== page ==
There are many able Nigerian analysts, commentators, pundits, academics and journalists who have earned a say in the Nigerian political arena; most are insincere, some swing and a few are truthful i.e. in their evaluations of state of political realities and performances of governments and their principals. All performances do have a benchmark for its measurement to be valid. It is then amazing to many how a president could score 50% on education or 60% on health or 50% on the economy without a consistent robust and accessible benchmark or any sensible work done. Spontaneously made up or believed in performance ratings are delusional but facts and figures are hard to find, by routine governance choice. A rule of thumb benchmark that accurately determines the ethos, vision and energy expended by a African government or leader on domestic governance is sufficiently expressed not by a great book, great paper or great teaching but by a terse insightful unequivocal musing of George Ayittey in The Strange Case of Xenophilia that is very easily supported by metrics. Continue reading
There is an insightful article for those interested in governance by Taiwo Makinde titled Problems of Policy Implementation in Developing Nations: The Nigerian Experience. In the paper, the Makinde explains quite persuasively why policy implementation in Nigeria routinely fails with successive governments. He implicates, among other factors, a lack of continuity of policy implementation from a preceding government to a succeeding e.g. from Presidents Babangida to Abacha [or Jonathan to Buhari]. Ego [of the leader] is the reason he provides for this. The logic is simple, it is better for the current president to sabotage the good works of a predecessor and initiate his own that will place his mention high on the lips of posterity. This holds true for all forms of organisation in Nigeria. The great exception is President Muhammad Buhari and for unusual reasons; blamocracy [and claimocracy]. Continue reading
I reject the claim the article titled Gowon and Babangida Created Nigeria’s Drug Culture, which I wrote is guilty of appropriating unnecessary blame to Gowon and Babangida wrongfully or misleading readers about the creation of the drug culture in Nigeria. In the first paragraph I made it clear that some will disagree with the content. There is a big distinction between the “drug culture” and “drug trafficking” in Nigeria; the former is local Nigerian addictive drug use and the latter concerns Nigeria as an “entrepôt” for international drug trafficking. Even if some assume they are the same thing, let us look at the Gowon and Babangida regimes and their impact on drug access more carefully and see where the blame for Nigeria’s drug culture lies. Continue reading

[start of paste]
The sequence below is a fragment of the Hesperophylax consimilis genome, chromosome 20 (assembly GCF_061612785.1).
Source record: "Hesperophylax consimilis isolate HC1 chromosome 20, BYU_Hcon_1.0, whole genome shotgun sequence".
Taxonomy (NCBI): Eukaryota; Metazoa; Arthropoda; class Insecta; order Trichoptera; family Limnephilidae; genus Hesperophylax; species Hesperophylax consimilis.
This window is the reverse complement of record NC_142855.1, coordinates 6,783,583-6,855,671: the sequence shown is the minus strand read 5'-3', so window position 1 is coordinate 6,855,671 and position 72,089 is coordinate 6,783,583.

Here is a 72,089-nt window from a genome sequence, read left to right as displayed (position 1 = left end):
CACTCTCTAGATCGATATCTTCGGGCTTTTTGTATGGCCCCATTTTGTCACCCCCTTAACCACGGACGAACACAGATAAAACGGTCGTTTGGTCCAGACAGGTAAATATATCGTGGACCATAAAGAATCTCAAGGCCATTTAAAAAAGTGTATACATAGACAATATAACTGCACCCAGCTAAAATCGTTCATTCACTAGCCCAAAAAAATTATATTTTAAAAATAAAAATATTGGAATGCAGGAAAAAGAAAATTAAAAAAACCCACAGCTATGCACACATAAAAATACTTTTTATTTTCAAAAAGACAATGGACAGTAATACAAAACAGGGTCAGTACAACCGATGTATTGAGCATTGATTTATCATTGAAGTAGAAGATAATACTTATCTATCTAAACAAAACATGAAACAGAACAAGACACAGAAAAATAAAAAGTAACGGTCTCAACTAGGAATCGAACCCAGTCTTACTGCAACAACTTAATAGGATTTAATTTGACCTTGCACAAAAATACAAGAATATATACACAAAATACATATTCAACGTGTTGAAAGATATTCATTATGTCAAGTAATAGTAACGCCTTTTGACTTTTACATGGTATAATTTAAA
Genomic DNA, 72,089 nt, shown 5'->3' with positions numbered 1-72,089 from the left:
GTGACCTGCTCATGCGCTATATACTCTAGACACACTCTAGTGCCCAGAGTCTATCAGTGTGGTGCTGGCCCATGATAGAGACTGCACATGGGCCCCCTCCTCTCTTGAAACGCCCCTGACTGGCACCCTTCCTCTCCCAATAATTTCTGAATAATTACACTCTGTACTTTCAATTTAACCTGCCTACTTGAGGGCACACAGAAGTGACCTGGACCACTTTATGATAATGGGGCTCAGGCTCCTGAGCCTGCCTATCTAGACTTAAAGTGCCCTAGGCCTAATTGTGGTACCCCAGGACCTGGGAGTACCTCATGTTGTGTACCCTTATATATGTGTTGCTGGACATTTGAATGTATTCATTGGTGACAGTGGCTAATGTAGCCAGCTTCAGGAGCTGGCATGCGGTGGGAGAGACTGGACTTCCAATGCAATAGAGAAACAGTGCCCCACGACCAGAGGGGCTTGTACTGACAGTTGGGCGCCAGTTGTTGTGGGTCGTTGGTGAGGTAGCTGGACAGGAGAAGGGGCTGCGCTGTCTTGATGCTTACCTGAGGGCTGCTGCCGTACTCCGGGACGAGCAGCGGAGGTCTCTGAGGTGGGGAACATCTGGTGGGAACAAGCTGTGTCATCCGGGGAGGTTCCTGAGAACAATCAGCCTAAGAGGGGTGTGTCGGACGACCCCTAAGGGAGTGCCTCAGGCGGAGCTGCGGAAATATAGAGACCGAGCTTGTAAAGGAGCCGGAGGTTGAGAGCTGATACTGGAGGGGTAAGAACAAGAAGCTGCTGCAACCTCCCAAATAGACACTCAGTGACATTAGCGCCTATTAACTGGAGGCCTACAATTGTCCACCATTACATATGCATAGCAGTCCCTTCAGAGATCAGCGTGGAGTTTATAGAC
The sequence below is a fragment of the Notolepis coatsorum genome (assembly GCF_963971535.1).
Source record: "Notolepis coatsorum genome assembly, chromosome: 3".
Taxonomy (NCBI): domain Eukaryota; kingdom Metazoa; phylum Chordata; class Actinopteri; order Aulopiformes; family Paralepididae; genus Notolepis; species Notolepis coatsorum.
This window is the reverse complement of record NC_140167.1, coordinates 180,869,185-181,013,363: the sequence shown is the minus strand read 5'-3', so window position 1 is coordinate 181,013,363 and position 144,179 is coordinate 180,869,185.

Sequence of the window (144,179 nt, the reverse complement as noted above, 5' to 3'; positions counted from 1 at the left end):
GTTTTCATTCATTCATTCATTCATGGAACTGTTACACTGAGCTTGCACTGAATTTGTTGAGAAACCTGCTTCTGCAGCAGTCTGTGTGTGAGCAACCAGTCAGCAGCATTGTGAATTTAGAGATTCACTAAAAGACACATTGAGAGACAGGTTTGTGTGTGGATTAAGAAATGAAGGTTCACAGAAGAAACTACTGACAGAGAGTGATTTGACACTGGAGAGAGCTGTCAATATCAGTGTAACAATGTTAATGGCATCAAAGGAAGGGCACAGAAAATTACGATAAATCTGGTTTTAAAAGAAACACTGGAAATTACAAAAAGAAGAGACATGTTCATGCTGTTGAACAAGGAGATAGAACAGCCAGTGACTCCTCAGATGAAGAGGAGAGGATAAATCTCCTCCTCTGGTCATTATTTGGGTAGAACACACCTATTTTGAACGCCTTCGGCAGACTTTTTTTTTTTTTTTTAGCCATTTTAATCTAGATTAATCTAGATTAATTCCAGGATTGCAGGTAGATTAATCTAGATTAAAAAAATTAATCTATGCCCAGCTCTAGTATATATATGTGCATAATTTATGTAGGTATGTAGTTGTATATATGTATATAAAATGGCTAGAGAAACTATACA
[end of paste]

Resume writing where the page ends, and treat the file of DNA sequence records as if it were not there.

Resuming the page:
It is certain that “access to drugs” policies have been mostly responsible for either a rise or decline in the demography of drug addicts in Nigeria. A controversial thing the Obasanjo military government did in 1976/77 was to progressively ban many goods [including controlled substances] into Nigeria to curb the wanton and wasteful “Import or Die” phenomenon triggered by the unexpected “Oil Boom” years governed by General Gowon. The first experience of a drug culture in Nigeria, though very limited and short, was a creature of the frenzy of Oil Boom importation. Some will argue the ban’s impact on drug use was inadvertent or even nonexistent. Nigerians then did not have to escape reality though; life was good and masses sought conspicuous consumption and luxury. When the ban on imported goods came into effect the drug abuse phenomenon faded like a fad but created smuggling boom in which smugglers found Veblen goods like lace and refined stills far more profitable. It is ironic that the viral drug problem of today’s Nigeria is fuelled by poverty, the demands of socio-economic survival and very harsh realities. The recent ban of codeine-based cough syrup by the Buhari administration after the BBC’s damning expose, Sweet Sweet Codeine will have nothing like the impact of the ban put in place by Obasanjo in 1970s. The present drug problem has now reached a high point after a long surreptitious build up; all presidents since Babangida reportedly created the Nigerian Narcostate have allowed the problem to fester. I will share my witness. Continue reading
One must seriously wonder what happened to a once genial and hope-filled town called Sapele. It was a youths’ town and youngsters were filled with promise and bright futures. Well… According to a competent and concerned eyewitness Ejorheya Brighoademo, a governance professional and works in the tourism and entertainment industry in Sapele, the incidence of drug addiction is conservatively 50% of the entire teenage population of the town! That is a whole generation afflicted with a destructive scourge. Incredible! How did Sapele, a major town in Delta State, Nigeria give into the drugs scourge?
A SMALL HISTORY
In the 1970s Sapele had a thriving port, was home to African Timber & Plywood – the largest timber exporting firm in the world, had a large flour mill, a number of good schools, several well-sized employers and the state support services required by a densely populated big town. Everyone tried to shop at Kingsway Stores. Sapele was also home to two notorious slums [Ugwanja and Urban Area] despite the semblance of a prosperous town. The economy of Sapele has since declined, unemployment rates are high and an alarming drug addiction epidemic among the youth of the town threatens to get worse by the day.